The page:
As I approach retirement, I plan to transition from being a physician to being an artist. I spent my summers while in junior and senior high school working in a boat yard helping mechanics, painters, and wood workers. I have always enjoyed using these skills to build furniture, but it wasn't until the last few years that I branched out and started to create what I call architectural art. Visitors to the house have seen a progression of projects over the years
When I was young, my mother was very interested in birdwatching. We were always looking for egrets, which for some reason were not as prevalent as they now are. This is how the piece was done
Front door kick plate. Done with copper. I didn't have any patina chemicals at the time so I used Miracle Grow and vinegar and just let it naturally age
I designed and built this range hood For the new kitchen in Mystic. I wanted to make it in copper because of it workability and the range of colors it can take on when treated with various chemicals.
"Time without Borders" original artwork by Chuck Law
Hand poured pewter, Walnut Slab, Fossils, Gemstones - Turquoise, Malachite, dinosaurs bone, Epoxy resin, 18 months to complete.
This was a major project I did with my daughter Carrie. The goal was to build a coffee table. The result was a wild meandering ride of pewter casting, tig welding, a computer driven router, epoxy sculpture, carbon fiber wrapping, and gem stone setting. Truly an epic project that ended up with an absurd list of materials that somehow manage to find harmony in the the end
Home automation has gained tremendous momentum over the past few years, with mainstream businesses like Samsung, Apple, and Amazon becoming involved. Gradually, this is becoming something that can be done without a networking degree, although we are still not anywhere near plug-n-play functionality. There are many more devices that can be controlled and many more ways of controlling them. As a result, we are getting beyond the gee-whiz demonstration stuff that is neat but not really useful like being able to turn a light off by a voice command.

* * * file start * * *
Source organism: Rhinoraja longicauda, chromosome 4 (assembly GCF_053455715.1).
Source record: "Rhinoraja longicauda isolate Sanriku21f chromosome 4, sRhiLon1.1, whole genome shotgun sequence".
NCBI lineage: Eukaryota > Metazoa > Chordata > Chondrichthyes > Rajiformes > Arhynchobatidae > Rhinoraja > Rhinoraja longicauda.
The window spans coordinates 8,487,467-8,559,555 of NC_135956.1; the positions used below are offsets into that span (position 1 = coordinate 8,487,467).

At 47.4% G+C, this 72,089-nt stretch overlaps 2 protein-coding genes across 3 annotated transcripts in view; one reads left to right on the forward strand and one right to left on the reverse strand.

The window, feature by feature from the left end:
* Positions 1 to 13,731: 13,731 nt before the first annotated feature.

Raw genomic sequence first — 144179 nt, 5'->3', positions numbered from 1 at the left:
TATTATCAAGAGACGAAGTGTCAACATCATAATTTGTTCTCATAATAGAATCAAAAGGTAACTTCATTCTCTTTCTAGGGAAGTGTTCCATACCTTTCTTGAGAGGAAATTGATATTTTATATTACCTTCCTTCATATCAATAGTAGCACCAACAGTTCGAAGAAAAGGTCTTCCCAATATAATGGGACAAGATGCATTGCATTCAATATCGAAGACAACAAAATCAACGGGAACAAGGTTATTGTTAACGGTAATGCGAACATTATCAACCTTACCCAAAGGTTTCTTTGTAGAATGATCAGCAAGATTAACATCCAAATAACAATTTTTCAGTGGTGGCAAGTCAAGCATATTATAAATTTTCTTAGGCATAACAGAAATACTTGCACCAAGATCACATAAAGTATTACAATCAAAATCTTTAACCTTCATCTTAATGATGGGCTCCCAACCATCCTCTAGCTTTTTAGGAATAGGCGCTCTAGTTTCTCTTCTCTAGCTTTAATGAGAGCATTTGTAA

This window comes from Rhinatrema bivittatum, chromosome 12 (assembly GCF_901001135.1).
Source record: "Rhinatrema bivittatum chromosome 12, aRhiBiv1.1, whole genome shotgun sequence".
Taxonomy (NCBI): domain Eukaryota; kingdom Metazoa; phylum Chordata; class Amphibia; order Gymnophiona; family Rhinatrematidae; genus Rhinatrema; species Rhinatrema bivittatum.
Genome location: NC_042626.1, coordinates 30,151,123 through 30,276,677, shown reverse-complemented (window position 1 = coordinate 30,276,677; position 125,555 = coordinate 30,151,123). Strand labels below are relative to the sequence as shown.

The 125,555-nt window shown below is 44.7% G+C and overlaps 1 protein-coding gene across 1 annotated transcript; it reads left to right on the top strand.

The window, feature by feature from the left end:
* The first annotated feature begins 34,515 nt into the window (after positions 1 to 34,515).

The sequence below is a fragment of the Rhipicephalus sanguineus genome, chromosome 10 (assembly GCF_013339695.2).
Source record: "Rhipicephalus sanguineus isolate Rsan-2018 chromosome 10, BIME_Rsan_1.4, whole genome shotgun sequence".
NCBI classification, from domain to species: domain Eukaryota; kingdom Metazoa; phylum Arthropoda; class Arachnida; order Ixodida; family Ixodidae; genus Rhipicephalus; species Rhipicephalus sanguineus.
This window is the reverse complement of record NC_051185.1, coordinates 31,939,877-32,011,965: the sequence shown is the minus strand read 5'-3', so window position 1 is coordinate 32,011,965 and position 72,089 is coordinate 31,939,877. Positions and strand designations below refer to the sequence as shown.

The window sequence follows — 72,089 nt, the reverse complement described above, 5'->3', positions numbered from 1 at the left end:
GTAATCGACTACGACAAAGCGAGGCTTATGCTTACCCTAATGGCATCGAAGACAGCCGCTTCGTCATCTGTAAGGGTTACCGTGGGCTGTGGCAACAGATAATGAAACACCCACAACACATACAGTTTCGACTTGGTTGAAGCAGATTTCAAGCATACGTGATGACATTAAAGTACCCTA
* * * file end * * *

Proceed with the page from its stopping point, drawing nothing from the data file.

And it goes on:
How are commands sent? This part gets confusing because there are a boatload of competing protocols, Z Wave, Zigbee, Bluetooth, Thread, Weave etc. As time goes on some winners will emerge and we will also see devices that can manage multiple protocols. Right now I am primarily using Z-Wave devices.
What sends the commands? Controllers, aka Hubs, send commands. These include Smartphones, pads, computers, and proprietary boxes such as Smarthings, Wink, HomeSeer, Amazon Echo, and Vera.
Why Bother? This used to be the big question because there wasn't that much useful stuff you could do. Now there are single functions that are useful, such as locking a door, and we can now link functions in very elaborate ways.
Digital door locks allow secure keyless entry. This is extremely useful for both rental and non-rental properties. I can open the door from my cell phone to let repair people in and I can create codes that allow entry at certain times, all the time, or just a single time. I can tell if somebody tried to get in but failed. This is so much better than a shared key. The systems vary greatly in the ability to to enter new users and to enter schedules. At Mystic, I can enter a user and designate the exact minute their code will become active and an exact time it will expire. If the lock malfunctions, has a low battery, or experiences an incorrect code, I get a text. There are many locks on the market including Yale, Kwikset, Schlage, and August. The biggest issue right now is how they are controlled and programmed. I am currently using Vera as a controller. It is a box with a dedicated computer and internet connectivity that costs about $100. So far it has been very reliable, but as is the case with many of these things, getting it all set up and running can be a little challenging if you are not familiar with wireless networks at home. For this setup you need a Yale real Living lock, Vera, and a network the Vera can plug into with an ethernet cord.